Dr. Oneeka Williams on Her Journey to Advocate for STEM Careers
Black Enterprise Magazine September/October 2018 Issue

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You talked about having a passion for giving back and helping others. This book seems to be a way to do that. Talk more about your book and the inspiration in writing it.

By the time girls of color get to middle school … there’s a perception that’s already been established that girls aren’t good at math and already this worldview, whether it’s [attributed to] the media, stereotypes or [challenges with] how to integrate and interface with teachers in the school system.

Studies have shown that when you ask a [young] girl to draw what a scientist looks like, they draws a white man with a white coat and glasses. They already have this perspective that this is not what we do. We have to shift the perspective and belief system of our kids from the time they can be read to, and if we create a framework where we are imprinting on them that you can excel at science and math and show them characters who look like them, this creates a role model that says this is not extraordinary or unusual, this is something that you can do that is enjoyable.

It’s one opportunity to give them another way of looking at themselves and the world of science. [This project] has allowed me to make an impact on all of these with the intent to help to motivate a generation of kids who believe in themselves and see powerful images. I am in constant belief that our kids are powerful and that they will respond when we challenge them. We have to believe their potential.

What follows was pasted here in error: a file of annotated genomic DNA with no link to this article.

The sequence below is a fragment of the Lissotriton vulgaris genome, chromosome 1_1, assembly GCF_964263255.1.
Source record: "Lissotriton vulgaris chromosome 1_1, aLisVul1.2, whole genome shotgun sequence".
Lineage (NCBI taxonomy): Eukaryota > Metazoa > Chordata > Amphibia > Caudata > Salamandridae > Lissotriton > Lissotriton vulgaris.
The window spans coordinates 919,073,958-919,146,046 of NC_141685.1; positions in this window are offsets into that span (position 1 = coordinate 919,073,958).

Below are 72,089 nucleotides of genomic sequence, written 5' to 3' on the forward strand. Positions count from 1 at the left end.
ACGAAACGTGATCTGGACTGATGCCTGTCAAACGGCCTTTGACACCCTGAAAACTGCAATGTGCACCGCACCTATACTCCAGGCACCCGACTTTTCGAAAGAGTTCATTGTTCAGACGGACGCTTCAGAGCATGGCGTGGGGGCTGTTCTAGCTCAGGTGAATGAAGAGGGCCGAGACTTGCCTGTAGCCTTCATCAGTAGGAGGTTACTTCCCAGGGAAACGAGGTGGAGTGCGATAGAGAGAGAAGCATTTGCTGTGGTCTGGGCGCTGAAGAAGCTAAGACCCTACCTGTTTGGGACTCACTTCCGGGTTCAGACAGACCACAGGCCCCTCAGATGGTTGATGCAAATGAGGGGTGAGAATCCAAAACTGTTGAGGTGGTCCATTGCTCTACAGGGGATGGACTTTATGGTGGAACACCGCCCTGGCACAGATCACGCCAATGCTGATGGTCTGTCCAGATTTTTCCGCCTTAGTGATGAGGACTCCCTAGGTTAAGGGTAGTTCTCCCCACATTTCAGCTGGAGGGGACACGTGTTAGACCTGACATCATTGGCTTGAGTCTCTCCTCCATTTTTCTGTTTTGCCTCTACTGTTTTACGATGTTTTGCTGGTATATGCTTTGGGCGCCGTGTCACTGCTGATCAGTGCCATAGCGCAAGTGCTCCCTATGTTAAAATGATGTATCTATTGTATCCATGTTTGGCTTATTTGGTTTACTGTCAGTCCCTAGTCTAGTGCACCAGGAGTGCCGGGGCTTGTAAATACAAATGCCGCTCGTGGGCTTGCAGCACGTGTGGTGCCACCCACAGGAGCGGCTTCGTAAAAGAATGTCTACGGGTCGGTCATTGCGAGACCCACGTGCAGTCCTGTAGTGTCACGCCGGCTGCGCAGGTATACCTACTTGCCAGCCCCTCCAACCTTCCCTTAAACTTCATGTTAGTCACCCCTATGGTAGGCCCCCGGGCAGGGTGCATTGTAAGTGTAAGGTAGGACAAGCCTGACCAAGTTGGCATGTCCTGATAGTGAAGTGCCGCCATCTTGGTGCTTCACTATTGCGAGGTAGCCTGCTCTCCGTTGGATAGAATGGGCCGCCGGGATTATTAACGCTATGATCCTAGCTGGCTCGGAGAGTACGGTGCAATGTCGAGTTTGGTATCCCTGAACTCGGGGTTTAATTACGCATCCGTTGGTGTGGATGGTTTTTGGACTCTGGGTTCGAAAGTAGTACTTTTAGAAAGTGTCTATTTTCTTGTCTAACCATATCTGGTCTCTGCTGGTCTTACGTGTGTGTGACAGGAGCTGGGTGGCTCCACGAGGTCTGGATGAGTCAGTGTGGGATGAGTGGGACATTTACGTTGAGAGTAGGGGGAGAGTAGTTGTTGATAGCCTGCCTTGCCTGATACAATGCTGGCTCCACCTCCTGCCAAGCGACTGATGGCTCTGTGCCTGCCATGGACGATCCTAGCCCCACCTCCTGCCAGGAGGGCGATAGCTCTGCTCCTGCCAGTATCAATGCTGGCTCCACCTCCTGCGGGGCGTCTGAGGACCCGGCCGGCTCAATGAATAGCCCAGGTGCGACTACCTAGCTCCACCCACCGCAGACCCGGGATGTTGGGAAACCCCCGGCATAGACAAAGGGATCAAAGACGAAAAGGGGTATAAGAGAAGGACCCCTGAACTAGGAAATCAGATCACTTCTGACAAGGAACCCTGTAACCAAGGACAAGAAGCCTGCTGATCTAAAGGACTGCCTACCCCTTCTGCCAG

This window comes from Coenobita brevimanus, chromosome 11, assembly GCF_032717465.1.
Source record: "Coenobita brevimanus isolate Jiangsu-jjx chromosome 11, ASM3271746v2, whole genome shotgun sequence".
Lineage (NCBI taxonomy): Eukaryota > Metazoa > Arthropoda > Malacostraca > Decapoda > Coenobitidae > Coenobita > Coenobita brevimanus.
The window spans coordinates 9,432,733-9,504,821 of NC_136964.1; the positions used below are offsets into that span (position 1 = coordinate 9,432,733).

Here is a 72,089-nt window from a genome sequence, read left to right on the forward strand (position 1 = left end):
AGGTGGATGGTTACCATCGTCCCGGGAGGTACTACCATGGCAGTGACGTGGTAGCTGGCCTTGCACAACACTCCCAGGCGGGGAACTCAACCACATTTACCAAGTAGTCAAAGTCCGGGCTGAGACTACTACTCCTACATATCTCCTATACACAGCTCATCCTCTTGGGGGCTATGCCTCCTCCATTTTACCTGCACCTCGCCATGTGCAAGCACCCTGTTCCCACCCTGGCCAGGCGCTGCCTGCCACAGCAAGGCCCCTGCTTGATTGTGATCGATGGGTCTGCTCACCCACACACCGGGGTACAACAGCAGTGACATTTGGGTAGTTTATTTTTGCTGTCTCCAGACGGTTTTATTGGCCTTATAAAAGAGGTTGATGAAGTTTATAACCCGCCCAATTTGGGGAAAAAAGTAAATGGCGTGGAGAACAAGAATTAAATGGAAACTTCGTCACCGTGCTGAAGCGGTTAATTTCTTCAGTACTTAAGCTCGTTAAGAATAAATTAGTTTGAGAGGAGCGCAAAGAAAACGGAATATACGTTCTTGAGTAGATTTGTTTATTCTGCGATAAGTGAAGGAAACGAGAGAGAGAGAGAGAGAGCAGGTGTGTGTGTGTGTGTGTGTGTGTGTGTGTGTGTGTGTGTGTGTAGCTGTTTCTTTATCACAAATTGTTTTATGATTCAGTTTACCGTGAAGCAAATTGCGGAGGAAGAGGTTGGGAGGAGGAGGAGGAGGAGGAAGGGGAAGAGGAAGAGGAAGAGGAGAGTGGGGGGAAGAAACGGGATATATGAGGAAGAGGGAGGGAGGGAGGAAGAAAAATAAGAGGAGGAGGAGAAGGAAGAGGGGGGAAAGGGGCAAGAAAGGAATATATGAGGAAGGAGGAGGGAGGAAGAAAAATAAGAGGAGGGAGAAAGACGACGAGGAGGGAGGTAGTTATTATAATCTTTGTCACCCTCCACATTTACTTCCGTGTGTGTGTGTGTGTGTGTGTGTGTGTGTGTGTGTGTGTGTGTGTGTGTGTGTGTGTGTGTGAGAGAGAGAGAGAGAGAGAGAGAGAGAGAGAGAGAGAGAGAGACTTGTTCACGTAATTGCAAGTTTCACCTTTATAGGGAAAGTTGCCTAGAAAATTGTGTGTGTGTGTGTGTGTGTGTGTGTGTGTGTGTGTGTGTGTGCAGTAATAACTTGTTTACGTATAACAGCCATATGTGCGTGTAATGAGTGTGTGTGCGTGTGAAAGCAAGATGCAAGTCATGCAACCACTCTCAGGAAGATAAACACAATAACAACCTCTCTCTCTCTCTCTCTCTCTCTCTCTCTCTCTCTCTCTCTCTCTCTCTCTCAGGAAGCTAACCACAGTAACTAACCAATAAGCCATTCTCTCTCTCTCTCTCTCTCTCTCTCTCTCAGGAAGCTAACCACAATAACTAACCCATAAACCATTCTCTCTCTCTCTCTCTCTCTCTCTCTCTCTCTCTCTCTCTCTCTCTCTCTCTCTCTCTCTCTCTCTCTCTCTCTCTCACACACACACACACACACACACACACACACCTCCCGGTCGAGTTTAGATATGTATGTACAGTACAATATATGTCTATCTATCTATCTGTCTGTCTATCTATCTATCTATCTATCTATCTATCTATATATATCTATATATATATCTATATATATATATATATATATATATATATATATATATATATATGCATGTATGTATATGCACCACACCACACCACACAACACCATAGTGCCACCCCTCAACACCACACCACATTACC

Learn more about Dr. Williams’ books and the ambitious star of the series Dr. Dee Dee, below:

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Janell Hazelwood

Janell Hazelwood is associate managing editor at Black Enterprise, managing content across core areas of Money, Career, Small Business and Technology. She is also a featured blogger with My Two Cents, providing insights on branding, millennial career development, employment trends and leadership. She was previously a content producer and copy editor for Black Enterprise magazine, working across several editorial sections. The Hampton University graduate got her start in the newspaper industry, having worked for companies including The New York Times and Scripps Howard News Service. Her works and insights have appeared on The Huffington Post, MadameNoire, E!Online, Brazen Careerist, CBS News, and Arise TV.


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